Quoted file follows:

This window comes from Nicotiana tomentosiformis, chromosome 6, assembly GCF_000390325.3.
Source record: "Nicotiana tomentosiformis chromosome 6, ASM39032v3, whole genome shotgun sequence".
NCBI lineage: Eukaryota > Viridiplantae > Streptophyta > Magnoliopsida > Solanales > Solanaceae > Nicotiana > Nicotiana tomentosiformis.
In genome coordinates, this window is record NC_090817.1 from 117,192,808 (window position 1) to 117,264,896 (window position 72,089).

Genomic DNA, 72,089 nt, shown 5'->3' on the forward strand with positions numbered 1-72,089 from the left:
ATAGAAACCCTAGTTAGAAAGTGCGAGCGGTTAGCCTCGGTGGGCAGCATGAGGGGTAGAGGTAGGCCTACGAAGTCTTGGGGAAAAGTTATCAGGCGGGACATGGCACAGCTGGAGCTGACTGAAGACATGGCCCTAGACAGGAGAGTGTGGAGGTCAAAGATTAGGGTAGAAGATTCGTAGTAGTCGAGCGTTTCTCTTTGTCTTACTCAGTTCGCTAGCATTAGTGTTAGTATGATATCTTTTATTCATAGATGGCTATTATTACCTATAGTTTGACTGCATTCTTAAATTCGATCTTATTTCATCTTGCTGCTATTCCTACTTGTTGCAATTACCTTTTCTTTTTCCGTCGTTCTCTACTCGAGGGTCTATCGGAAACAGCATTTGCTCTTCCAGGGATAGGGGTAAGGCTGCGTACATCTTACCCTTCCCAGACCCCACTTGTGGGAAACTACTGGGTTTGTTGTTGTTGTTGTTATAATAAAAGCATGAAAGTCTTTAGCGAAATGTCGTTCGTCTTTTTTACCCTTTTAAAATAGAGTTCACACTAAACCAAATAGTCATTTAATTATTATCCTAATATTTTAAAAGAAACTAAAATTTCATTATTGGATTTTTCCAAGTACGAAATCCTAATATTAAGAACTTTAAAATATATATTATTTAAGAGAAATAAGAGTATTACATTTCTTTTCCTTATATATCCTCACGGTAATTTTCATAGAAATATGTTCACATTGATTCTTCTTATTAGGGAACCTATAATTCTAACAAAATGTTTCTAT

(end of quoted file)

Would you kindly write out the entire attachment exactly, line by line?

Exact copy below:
This window comes from Nicotiana tomentosiformis, chromosome 6, assembly GCF_000390325.3.
Source record: "Nicotiana tomentosiformis chromosome 6, ASM39032v3, whole genome shotgun sequence".
NCBI lineage: Eukaryota > Viridiplantae > Streptophyta > Magnoliopsida > Solanales > Solanaceae > Nicotiana > Nicotiana tomentosiformis.
In genome coordinates, this window is record NC_090817.1 from 117,192,808 (window position 1) to 117,264,896 (window position 72,089).

Genomic DNA, 72,089 nt, shown 5'->3' on the forward strand with positions numbered 1-72,089 from the left:
ATAGAAACCCTAGTTAGAAAGTGCGAGCGGTTAGCCTCGGTGGGCAGCATGAGGGGTAGAGGTAGGCCTACGAAGTCTTGGGGAAAAGTTATCAGGCGGGACATGGCACAGCTGGAGCTGACTGAAGACATGGCCCTAGACAGGAGAGTGTGGAGGTCAAAGATTAGGGTAGAAGATTCGTAGTAGTCGAGCGTTTCTCTTTGTCTTACTCAGTTCGCTAGCATTAGTGTTAGTATGATATCTTTTATTCATAGATGGCTATTATTACCTATAGTTTGACTGCATTCTTAAATTCGATCTTATTTCATCTTGCTGCTATTCCTACTTGTTGCAATTACCTTTTCTTTTTCCGTCGTTCTCTACTCGAGGGTCTATCGGAAACAGCATTTGCTCTTCCAGGGATAGGGGTAAGGCTGCGTACATCTTACCCTTCCCAGACCCCACTTGTGGGAAACTACTGGGTTTGTTGTTGTTGTTGTTATAATAAAAGCATGAAAGTCTTTAGCGAAATGTCGTTCGTCTTTTTTACCCTTTTAAAATAGAGTTCACACTAAACCAAATAGTCATTTAATTATTATCCTAATATTTTAAAAGAAACTAAAATTTCATTATTGGATTTTTCCAAGTACGAAATCCTAATATTAAGAACTTTAAAATATATATTATTTAAGAGAAATAAGAGTATTACATTTCTTTTCCTTATATATCCTCACGGTAATTTTCATAGAAATATGTTCACATTGATTCTTCTTATTAGGGAACCTATAATTCTAACAAAATGTTTCTAT